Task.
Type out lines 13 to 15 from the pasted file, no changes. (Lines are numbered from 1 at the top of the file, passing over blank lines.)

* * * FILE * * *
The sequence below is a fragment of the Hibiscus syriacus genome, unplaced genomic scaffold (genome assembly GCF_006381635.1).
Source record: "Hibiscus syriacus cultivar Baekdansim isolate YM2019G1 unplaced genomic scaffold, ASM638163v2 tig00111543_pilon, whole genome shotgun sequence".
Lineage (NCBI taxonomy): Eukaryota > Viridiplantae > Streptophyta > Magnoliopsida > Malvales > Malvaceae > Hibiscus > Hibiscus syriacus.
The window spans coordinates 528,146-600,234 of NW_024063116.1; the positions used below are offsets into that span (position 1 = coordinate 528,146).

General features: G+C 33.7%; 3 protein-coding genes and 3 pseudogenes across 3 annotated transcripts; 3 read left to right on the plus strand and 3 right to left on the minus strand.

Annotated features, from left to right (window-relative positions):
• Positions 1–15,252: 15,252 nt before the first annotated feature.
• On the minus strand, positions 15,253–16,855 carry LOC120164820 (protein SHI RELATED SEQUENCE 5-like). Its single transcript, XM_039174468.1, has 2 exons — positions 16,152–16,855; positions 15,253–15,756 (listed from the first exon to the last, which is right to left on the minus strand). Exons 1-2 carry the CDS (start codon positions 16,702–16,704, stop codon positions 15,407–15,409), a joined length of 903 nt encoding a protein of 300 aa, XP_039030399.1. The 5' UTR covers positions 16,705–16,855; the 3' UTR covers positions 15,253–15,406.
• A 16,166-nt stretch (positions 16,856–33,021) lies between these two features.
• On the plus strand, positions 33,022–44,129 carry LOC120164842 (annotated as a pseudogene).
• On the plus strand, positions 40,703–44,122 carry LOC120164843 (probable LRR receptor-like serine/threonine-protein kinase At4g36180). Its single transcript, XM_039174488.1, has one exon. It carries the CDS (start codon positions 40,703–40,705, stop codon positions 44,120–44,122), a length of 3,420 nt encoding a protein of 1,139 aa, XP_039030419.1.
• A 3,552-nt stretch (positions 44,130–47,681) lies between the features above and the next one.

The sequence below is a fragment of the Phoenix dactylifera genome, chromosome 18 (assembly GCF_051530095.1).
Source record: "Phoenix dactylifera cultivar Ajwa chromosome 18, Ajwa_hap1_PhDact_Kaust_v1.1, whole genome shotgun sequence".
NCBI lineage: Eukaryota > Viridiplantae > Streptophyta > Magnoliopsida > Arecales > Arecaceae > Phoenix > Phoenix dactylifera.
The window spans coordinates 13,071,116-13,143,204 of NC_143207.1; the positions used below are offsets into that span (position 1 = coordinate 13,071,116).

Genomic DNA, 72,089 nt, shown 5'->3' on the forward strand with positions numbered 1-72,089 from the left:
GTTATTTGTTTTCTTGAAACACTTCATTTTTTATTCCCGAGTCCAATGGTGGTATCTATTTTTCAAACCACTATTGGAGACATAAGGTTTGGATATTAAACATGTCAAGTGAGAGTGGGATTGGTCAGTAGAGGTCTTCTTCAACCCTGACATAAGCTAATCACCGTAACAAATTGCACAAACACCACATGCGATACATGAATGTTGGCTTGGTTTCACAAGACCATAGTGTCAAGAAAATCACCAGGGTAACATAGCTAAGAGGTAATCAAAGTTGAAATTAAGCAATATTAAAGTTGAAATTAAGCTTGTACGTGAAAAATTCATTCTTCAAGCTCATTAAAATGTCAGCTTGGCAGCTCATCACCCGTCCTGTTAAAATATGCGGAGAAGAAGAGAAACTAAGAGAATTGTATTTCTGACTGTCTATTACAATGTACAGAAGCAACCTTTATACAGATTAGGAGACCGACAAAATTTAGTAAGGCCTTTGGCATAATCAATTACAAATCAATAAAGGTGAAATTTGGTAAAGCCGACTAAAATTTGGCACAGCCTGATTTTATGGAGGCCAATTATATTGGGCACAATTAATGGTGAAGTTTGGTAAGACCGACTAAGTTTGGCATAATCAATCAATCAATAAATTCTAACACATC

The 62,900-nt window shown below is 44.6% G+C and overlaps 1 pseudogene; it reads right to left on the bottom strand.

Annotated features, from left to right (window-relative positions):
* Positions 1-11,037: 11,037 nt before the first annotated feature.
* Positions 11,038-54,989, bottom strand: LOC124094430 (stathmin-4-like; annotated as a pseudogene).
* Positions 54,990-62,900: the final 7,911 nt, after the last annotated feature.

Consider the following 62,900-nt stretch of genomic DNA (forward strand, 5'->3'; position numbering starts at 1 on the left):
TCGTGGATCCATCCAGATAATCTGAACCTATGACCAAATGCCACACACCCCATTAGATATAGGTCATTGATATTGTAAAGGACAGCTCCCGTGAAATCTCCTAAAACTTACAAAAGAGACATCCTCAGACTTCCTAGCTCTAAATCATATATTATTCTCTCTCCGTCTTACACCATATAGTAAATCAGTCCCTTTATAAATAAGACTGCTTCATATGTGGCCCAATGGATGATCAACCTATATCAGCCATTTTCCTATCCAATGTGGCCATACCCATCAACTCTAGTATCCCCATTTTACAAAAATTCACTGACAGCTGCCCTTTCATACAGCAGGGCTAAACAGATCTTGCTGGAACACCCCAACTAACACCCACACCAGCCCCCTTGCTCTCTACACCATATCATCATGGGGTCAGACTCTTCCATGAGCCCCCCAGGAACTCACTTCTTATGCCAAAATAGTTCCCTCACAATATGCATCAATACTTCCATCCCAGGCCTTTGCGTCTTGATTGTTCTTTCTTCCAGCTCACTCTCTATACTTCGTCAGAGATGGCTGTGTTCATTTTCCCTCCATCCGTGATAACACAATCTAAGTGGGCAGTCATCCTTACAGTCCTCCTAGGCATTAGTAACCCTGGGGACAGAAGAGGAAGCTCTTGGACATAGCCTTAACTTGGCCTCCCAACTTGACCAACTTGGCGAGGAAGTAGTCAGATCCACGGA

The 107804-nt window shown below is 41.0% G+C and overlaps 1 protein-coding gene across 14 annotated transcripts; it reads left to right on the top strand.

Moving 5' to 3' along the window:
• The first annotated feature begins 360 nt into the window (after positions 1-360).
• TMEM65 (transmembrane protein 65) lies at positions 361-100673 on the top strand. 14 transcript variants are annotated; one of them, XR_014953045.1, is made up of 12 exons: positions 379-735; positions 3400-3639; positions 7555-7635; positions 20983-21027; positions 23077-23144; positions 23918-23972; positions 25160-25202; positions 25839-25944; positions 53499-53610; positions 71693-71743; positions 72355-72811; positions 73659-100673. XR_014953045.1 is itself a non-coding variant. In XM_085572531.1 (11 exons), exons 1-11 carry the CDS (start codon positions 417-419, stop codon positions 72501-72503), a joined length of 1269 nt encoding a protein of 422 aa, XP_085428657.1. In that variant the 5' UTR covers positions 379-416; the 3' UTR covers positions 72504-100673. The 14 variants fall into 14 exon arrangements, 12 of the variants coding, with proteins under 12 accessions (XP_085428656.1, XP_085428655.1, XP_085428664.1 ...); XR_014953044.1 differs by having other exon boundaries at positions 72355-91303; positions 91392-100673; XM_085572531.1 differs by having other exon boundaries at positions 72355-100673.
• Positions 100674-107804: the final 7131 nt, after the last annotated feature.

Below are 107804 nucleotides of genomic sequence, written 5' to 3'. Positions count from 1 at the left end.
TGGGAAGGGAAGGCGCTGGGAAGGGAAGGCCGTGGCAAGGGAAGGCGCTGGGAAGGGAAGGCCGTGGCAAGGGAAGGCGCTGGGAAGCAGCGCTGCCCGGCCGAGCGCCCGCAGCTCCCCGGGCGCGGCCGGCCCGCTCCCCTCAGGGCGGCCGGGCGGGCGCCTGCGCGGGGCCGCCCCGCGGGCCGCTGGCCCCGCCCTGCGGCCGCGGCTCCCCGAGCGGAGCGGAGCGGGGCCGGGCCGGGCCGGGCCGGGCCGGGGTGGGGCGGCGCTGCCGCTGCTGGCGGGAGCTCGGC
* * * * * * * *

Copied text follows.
The sequence below is a fragment of the Phoenix dactylifera genome, chromosome 18 (assembly GCF_051530095.1).
Source record: "Phoenix dactylifera cultivar Ajwa chromosome 18, Ajwa_hap1_PhDact_Kaust_v1.1, whole genome shotgun sequence".
NCBI lineage: Eukaryota > Viridiplantae > Streptophyta > Magnoliopsida > Arecales > Arecaceae > Phoenix > Phoenix dactylifera.